• Pat Quinn Way

    It speaks volumes about how far backwards the clown Benning has taken us that our best players are still Mike Gillis signings Chris Tanev and Bowie Horvat. With the NHL now all-in on fast skating, puck moving defencemen utilized so effectively by Pittsburgh and Nashville, Ben Hutton is another astute ypung pick by GMMG who fits this mode and will therefore be a key component for years to come on the Canucks blueline. Gillis always advocated (and never wavered) that speed and skill are the way forward… Benning just copies trends after the fact gets left behind. That’s why we won’t get a sniff of playoff hockey under his watch.

    Why most of the the fickle fans and CA bloggers cannot see this and acknowledge it makes me so grateful they will never make a hockey decision in their lives.
    Tanev – keeper
    Horvat – keeper
    Benjamin Hutton – keeper.

  • Fred-65

    Frankly I see any defensive partner of Gudbranson having trouble. He’s the epitomy of the “off the glass and out defenseman” he might, I repeat might offer some intimidation although I see little evidence. Martin may have been smacked around to some degree but the threat was never enough to stop him from giving it to Stecher ie he wasn’t intimidated by Gudbransons presence on the roster. If Gudbranson is going to be any thing like an intimidator he needs to step up his “presence” I felt for Hutton having to work with an anchor like Gudbranson. Hopefully he gets a different partner this year and is able to capitalize with his offensive abilities and his cool play in his own end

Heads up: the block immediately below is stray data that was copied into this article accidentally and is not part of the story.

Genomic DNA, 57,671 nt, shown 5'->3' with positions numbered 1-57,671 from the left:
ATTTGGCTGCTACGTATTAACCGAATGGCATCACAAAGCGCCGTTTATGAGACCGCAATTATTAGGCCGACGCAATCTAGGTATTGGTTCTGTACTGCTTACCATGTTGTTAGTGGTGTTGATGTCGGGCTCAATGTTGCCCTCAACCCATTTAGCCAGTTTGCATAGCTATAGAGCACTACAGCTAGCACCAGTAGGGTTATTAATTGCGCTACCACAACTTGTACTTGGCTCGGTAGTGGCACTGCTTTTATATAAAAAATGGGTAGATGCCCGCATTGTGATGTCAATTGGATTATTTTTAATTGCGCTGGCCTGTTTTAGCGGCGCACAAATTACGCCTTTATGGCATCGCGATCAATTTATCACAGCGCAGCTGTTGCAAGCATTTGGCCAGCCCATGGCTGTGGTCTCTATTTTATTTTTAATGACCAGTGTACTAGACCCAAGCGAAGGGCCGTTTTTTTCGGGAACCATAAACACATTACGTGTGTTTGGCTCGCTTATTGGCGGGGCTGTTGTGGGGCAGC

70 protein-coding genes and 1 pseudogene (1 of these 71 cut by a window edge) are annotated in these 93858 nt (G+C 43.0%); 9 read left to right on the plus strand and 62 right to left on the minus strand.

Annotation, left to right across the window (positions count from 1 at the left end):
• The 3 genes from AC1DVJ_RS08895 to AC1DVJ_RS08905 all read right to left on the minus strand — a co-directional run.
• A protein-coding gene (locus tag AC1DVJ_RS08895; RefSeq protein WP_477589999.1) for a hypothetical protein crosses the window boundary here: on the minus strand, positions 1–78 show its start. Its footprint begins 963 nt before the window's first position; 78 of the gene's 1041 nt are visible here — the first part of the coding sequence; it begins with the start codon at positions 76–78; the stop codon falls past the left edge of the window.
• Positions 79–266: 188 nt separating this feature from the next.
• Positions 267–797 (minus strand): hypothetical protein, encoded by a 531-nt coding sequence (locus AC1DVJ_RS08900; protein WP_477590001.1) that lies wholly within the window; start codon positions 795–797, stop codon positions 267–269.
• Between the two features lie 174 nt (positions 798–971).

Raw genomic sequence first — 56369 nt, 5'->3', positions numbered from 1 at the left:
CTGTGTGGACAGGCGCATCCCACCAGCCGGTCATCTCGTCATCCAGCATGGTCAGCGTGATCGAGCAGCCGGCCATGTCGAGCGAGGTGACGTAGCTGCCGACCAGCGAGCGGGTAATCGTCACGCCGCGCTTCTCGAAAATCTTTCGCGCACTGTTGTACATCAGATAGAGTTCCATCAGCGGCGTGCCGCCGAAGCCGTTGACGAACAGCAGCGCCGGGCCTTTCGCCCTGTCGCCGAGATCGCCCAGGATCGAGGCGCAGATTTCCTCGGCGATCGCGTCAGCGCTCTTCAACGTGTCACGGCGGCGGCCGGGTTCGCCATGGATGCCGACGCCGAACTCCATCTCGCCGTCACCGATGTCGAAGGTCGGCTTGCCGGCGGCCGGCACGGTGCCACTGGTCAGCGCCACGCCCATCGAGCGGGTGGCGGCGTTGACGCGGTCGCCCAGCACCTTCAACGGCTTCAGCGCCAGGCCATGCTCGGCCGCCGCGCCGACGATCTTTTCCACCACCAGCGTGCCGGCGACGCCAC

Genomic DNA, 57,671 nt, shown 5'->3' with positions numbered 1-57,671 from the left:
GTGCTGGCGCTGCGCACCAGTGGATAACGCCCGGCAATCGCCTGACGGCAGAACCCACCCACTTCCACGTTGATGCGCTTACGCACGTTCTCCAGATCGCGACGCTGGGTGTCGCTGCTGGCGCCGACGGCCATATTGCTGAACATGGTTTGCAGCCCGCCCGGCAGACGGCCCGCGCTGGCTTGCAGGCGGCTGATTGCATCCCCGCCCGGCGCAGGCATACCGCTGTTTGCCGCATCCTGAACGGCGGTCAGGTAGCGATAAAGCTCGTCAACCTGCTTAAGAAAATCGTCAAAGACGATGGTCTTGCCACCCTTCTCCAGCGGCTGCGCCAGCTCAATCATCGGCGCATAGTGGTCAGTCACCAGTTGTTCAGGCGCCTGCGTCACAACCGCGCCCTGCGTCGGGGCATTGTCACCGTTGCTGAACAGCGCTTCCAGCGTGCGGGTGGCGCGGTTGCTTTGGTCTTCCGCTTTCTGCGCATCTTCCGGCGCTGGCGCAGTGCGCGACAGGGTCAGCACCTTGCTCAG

• Bud Poile

    Unless you lived in Florida you haven’t seen a healthy Gudbranson play hockey.
    The NHL is full of violent hackers so a huge defender is not a liability.
    The Vancouver D of Stetcher,Hutton,Subban and Tanev aren’t exactly a fearsome,punishing set of rearguards.
    Let’s see what a healthy EGuddy offers on a bridge deal.

    • TheRealPB